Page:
Advertising, marketing, and consumerism and children/youth online

Children and youth are a huge potential market for corporations.

CBS News reported that, in 2007, companies spent almost $17 billion marketing to children. [1] In 2011, meanwhile, EPM Communications found that the 13- to 19-year-old cohort of American teens possessed approximately $200 billion of buying power, making them a significant market for advertisers and corporations. [2]

The Internet provides advertisers access to this market in a whole new way. Children and youth can be directly reached through games, advertisements, and brand pages on social networking sites. And, children and youth are attracted to the Internet in general, and some of these corporate pages in particular, because they are fun and engaging.

Youth play online in worlds that are sponsored by a variety of corporations and may or may not be explicitly commercial. For example, many corporate sites use cartoon mascots or words such as “clubhouse” or “village” to create an inclusive, personalized environment rather than seeming like a commercial or an advertisement. Online word games or printable coloring pages may include logos or names of trademarked words or branded characters, attempting to build brand awareness from an early age. [3]

Another way in which corporate pages generate information and target advertising is by gaining access to user’s social networks. When a user likes a brand or a corporate page, they are giving that corporation complete access to their personal information and social network, providing valuable information about demographics and connections. Many youth are unaware of this, and “like” or “friend” several corporate pages, both to demonstrate their interests and to help increase their friend count.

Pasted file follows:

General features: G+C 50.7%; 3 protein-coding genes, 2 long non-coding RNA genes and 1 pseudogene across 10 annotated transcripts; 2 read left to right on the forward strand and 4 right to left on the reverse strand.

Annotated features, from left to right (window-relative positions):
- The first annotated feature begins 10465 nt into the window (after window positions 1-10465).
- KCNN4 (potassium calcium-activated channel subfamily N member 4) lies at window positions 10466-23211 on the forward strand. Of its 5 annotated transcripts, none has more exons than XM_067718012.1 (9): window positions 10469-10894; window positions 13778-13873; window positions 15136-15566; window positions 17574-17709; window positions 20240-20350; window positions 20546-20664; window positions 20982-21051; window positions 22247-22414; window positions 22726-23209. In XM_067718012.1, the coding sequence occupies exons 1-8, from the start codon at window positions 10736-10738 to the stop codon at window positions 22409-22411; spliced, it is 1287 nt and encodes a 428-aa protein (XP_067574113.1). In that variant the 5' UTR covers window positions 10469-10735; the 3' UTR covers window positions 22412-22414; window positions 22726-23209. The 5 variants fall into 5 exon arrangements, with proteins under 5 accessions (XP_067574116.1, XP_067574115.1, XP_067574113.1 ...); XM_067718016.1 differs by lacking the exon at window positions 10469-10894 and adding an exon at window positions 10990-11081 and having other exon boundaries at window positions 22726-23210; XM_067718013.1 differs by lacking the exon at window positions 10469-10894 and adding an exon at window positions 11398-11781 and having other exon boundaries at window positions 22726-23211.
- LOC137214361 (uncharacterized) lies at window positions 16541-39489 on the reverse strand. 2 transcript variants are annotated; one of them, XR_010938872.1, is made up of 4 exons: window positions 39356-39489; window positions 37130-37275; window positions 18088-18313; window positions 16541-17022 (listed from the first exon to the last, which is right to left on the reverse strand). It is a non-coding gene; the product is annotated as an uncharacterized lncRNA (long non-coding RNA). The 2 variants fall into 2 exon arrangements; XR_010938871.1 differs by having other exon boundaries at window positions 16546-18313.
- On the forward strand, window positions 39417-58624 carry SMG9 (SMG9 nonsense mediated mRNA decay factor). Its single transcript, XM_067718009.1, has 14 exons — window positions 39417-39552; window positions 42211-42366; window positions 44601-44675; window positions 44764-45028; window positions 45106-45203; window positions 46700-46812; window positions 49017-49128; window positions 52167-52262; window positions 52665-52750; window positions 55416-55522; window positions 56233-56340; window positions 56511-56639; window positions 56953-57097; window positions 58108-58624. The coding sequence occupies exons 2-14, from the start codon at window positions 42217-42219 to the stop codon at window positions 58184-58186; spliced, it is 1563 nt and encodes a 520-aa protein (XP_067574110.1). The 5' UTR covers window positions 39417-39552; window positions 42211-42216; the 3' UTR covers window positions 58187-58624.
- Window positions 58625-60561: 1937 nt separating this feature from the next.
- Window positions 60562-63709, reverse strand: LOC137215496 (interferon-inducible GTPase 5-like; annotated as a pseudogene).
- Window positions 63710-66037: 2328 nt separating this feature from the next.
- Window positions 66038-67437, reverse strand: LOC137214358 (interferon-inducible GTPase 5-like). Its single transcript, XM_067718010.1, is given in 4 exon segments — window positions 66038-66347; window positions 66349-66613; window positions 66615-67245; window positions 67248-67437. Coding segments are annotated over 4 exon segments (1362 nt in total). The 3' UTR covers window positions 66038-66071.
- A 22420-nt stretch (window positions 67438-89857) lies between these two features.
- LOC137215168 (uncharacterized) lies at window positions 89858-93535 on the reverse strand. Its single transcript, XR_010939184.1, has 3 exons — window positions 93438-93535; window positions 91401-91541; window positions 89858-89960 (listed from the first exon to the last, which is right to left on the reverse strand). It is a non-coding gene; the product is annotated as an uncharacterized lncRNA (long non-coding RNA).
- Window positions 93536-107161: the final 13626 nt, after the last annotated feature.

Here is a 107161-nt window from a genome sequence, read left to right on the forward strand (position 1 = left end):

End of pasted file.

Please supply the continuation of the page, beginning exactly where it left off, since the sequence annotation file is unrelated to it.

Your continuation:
Corporate pages or sponsored online worlds such as Club Penguin also teach certain lessons about online communication. For example, while children are instructed not to use inappropriate or offensive language when communicating with other members, as well as not to disclose any personal information while instant messaging, they are also told that they should be communicating with the corporate moderators whenever requested. As a result, youth are learning to share much more with corporations in online worlds than they would share with a stranger.

The most recent findings from MediaSmarts' Young Canadians in a Wired World research study indicated that children and youth are now fully aware of the commercial nature of many of the websites they used, as opposed to earlier cycles which suggested that many young Canadians viewed corporations and brands as trustworthy and were not completely attuned to their profit-oriented intentions. Despite the increased awareness among many young Canadians, there are still a number of sites aimed towards children and youth that have a major commercial component.



[1] Lagorio, C. (2009). Resources : Marketing to kids. CBS News. Retrieved 11 May 2012 from
[2] EPM Communications. (2011). Teen spending & behaviour. Accessed 11 May 2012 from
[3] MediaSmarts. “Online Marketing Strategies”.